12. The method of claim 7, wherein displaying the at least one recipient using a first visual cue further comprises: displaying the e-mail message in a message display window; and displaying the recipient using a first visual clue in the message display window.

13. The method of claim 7, wherein the at least one recipient comprises a plurality of recipients, wherein each recipient is associated with an e-mail address, and displaying the at least one recipient using a first visual cue further comprises: displaying the e-mail message in a message display window; and displaying, in the message display window, the recipients in a hierarchy according to a domain name in the associated e-mail address of each recipient.

14. A computer-readable medium having a program stored thereon for displaying an e-mail message, the program comprising: classifying at least one recipient, specified by the e-mail message, as trusted or suspect; displaying the at least one recipient using a first visual cue if the classification is suspect; and displaying the at least one recipient a second visual cue if the classification is trusted.

15. The computer-readable medium of claim 14, wherein the recipient comprises an e-mail address, and wherein classifying at least one recipient further comprises: classifying the at least one recipient as trusted or suspect based on the recipient e-mail address.

16. The computer-readable medium of claim 14, wherein the recipient is associated with information stored in a contact database, and wherein classifying at least one recipient further comprises: classifying the at least one recipient as trusted or suspect based on the recipient information in the database.

17. The computer-readable medium of claim 16, wherein the recipient comprises an e-mail address having a domain name and a username, wherein classifying at least one recipient further comprises: comparing the domain name of the recipient e-mail address with domain names in the contact database; and classifying the at least one recipient as trusted or suspect based on a match between the recipient e-mail addresses and the domain names.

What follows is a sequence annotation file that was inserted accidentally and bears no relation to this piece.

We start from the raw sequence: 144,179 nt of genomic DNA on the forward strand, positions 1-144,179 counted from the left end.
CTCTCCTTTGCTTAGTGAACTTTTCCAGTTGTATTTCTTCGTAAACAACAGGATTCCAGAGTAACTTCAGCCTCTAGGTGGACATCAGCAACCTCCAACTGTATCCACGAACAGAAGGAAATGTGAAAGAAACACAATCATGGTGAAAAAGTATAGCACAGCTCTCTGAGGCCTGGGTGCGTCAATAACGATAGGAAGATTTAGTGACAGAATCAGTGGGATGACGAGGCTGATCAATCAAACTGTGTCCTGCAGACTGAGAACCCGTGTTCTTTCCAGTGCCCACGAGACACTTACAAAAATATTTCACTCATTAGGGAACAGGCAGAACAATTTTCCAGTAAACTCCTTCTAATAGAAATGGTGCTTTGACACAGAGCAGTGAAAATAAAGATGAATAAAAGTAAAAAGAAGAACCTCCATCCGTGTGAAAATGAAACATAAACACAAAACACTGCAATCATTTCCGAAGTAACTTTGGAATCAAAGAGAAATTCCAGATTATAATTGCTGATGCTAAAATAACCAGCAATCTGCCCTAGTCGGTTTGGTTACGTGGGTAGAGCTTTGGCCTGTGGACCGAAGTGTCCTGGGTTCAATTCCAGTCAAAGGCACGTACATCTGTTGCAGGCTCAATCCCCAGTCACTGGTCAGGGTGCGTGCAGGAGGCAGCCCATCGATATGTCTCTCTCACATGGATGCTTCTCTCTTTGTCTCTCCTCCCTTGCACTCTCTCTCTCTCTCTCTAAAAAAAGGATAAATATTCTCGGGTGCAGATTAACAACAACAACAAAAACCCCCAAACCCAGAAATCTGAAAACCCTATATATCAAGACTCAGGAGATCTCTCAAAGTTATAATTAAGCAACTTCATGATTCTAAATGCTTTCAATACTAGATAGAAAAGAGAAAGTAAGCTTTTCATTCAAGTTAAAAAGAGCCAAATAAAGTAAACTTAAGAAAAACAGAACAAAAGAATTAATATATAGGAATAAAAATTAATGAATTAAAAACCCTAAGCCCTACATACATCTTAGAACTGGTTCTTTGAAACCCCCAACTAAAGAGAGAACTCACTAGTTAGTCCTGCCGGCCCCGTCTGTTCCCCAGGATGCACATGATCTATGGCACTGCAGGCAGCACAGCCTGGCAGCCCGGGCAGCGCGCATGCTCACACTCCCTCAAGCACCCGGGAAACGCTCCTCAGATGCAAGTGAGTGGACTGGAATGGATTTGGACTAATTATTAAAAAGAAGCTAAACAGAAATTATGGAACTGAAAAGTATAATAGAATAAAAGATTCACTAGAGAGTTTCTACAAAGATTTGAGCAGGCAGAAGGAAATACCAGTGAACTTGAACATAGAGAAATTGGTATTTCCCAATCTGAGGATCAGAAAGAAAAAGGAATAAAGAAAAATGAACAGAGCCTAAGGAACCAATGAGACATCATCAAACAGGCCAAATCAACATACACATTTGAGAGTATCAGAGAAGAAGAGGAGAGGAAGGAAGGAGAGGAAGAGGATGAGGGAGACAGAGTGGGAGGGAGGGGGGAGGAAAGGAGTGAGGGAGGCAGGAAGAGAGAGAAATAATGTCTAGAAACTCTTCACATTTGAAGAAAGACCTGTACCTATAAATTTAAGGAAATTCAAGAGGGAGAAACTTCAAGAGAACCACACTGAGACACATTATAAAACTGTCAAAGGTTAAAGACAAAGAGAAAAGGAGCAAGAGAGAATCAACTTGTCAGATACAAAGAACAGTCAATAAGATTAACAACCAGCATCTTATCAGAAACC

18. The computer-readable medium of claim 16, wherein the recipient comprises an e-mail address having a domain name and a username, wherein classifying at least one recipient further comprises: comparing the username of the recipient e-mail address with usernames in the contact database; and classifying the at least one recipient as trusted or suspect based on a match between the recipient e-mail addresses and the usernames.

19. The computer-readable medium of claim 14, wherein displaying the at least one recipient using a first visual cue further comprises: displaying the e-mail message in a message display window; and displaying the recipient in the message display window.

20. The system of claim 19, further comprising displaying the recipient with a first icon if the classification is suspect and a second icon if the classification is trusted.

Description:

CROSS REFERENCE TO RELATED APPLICATIONS

Not applicable.

FIELD OF THE DISCLOSURE

The present disclosure relates to electronic mail (e-mail) systems, and more specifically, to systems and methods for displaying e-mail messages.

BACKGROUND

Electronic mail, or e-mail, is routinely used for both personal and corporate communication. When sending an e-mail message to a group of recipients, the sender often has only limited information about the identity of these recipients. For example, the sender may not be aware of the corporate affiliation or the geographic location of the recipients. This is very common when “friendly names” are used in e-mail addresses, so that a user sees “John Doe” in a list rather than “john.doe@foo.com.” The problem is also made worse by the use of the “Reply to All” feature of many e-mail software programs, which allows a user to choose a group of recipients with one action, rather than choosing each one.

A sender might prefer to treat some recipients as “trusted” and others as “suspect.” For example, a corporate employee sending an e-mail message may change the message contents if the message will be received outside the company. However, conventional e-mail software programs do not readily provide this information to the user. Therefore, a need arises for these and other problems to be addressed.

SUMMARY

Embodiments of the present invention include a system for displaying a electronic mail messages having at least one recipient. The system includes a means for classifying at least one recipient, specified by the e-mail message, as trusted or suspect. The system further includes an e-mail message display window. The display window is configured to display the at least one recipient using a first visual cue if the classification is suspect. The display window is configured to display the recipient using a second visual cue if the classification is trusted.